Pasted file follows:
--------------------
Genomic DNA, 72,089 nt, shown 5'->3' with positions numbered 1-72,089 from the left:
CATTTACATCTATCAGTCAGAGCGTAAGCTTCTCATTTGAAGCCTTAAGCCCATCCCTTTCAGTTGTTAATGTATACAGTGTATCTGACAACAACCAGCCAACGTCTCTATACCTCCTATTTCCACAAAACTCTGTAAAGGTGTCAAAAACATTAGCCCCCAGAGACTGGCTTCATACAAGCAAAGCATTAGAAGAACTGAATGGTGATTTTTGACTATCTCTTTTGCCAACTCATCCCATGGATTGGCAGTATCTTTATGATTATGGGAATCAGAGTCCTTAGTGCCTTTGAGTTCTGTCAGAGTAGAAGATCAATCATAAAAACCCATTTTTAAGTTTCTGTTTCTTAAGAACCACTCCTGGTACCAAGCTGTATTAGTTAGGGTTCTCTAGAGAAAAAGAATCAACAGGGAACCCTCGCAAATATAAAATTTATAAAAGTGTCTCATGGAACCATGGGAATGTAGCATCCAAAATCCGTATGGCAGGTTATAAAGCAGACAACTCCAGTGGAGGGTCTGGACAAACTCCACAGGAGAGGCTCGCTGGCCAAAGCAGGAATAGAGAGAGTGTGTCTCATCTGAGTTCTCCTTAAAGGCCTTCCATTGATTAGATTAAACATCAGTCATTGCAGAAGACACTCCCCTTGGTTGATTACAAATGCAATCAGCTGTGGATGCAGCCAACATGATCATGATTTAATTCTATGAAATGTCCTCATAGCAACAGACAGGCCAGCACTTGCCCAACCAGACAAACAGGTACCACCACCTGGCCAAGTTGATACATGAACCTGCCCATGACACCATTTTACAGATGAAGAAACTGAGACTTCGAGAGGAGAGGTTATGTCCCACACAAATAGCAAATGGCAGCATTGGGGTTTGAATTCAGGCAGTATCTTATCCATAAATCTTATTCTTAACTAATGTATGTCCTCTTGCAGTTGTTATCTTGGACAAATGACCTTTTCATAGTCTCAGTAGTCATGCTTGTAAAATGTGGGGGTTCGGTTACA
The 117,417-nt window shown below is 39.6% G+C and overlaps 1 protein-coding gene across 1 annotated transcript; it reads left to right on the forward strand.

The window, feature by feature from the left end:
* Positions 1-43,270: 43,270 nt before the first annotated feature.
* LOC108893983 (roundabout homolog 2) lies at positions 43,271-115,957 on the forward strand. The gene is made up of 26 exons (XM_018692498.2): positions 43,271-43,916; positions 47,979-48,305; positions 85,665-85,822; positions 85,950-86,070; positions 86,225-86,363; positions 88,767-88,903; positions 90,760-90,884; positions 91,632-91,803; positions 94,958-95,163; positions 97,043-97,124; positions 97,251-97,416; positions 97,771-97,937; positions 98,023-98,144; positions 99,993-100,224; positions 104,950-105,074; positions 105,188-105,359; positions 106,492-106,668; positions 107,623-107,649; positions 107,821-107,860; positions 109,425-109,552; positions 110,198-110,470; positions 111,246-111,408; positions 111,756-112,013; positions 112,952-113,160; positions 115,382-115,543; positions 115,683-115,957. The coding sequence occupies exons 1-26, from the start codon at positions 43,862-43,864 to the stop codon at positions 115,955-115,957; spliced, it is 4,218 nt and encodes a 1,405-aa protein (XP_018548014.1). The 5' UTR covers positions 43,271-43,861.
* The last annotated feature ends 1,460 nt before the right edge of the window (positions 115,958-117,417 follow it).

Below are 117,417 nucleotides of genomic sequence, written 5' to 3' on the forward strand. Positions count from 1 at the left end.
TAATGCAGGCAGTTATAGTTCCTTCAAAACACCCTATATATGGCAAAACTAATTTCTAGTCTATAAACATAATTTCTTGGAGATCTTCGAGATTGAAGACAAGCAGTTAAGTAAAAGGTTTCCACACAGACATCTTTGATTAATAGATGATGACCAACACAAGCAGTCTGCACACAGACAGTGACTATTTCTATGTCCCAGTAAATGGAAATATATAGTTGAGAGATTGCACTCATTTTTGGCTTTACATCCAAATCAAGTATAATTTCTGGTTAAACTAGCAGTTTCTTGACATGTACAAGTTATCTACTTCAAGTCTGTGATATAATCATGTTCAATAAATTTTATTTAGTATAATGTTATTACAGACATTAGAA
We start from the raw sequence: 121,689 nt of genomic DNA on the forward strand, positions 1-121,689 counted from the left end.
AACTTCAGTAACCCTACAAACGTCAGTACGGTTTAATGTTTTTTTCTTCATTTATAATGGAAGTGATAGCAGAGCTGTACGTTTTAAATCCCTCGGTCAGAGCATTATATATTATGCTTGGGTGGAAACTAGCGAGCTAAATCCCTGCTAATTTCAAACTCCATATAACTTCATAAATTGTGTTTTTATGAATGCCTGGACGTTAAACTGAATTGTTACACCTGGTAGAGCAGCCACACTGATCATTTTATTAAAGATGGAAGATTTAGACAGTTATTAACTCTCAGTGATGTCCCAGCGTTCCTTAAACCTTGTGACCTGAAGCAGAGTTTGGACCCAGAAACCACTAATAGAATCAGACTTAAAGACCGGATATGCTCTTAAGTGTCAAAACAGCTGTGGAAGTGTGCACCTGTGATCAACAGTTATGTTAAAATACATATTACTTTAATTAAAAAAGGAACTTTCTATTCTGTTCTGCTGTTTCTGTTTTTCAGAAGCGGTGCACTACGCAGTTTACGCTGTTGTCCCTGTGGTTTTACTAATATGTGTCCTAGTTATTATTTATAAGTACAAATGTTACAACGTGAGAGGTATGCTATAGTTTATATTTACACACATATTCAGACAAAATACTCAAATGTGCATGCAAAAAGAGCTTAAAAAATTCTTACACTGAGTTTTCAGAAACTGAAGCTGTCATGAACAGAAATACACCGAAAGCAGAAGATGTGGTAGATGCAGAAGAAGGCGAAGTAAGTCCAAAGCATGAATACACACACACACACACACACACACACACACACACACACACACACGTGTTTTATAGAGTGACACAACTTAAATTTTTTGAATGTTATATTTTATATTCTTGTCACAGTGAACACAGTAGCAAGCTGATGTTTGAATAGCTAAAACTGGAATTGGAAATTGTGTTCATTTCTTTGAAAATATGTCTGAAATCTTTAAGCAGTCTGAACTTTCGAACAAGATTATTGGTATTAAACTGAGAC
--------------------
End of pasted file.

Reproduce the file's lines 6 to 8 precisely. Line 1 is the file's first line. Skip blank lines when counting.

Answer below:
* LOC108893983 (roundabout homolog 2) lies at positions 43,271-115,957 on the forward strand. The gene is made up of 26 exons (XM_018692498.2): positions 43,271-43,916; positions 47,979-48,305; positions 85,665-85,822; positions 85,950-86,070; positions 86,225-86,363; positions 88,767-88,903; positions 90,760-90,884; positions 91,632-91,803; positions 94,958-95,163; positions 97,043-97,124; positions 97,251-97,416; positions 97,771-97,937; positions 98,023-98,144; positions 99,993-100,224; positions 104,950-105,074; positions 105,188-105,359; positions 106,492-106,668; positions 107,623-107,649; positions 107,821-107,860; positions 109,425-109,552; positions 110,198-110,470; positions 111,246-111,408; positions 111,756-112,013; positions 112,952-113,160; positions 115,382-115,543; positions 115,683-115,957. The coding sequence occupies exons 1-26, from the start codon at positions 43,862-43,864 to the stop codon at positions 115,955-115,957; spliced, it is 4,218 nt and encodes a 1,405-aa protein (XP_018548014.1). The 5' UTR covers positions 43,271-43,861.
* The last annotated feature ends 1,460 nt before the right edge of the window (positions 115,958-117,417 follow it).

Below are 117,417 nucleotides of genomic sequence, written 5' to 3' on the forward strand. Positions count from 1 at the left end.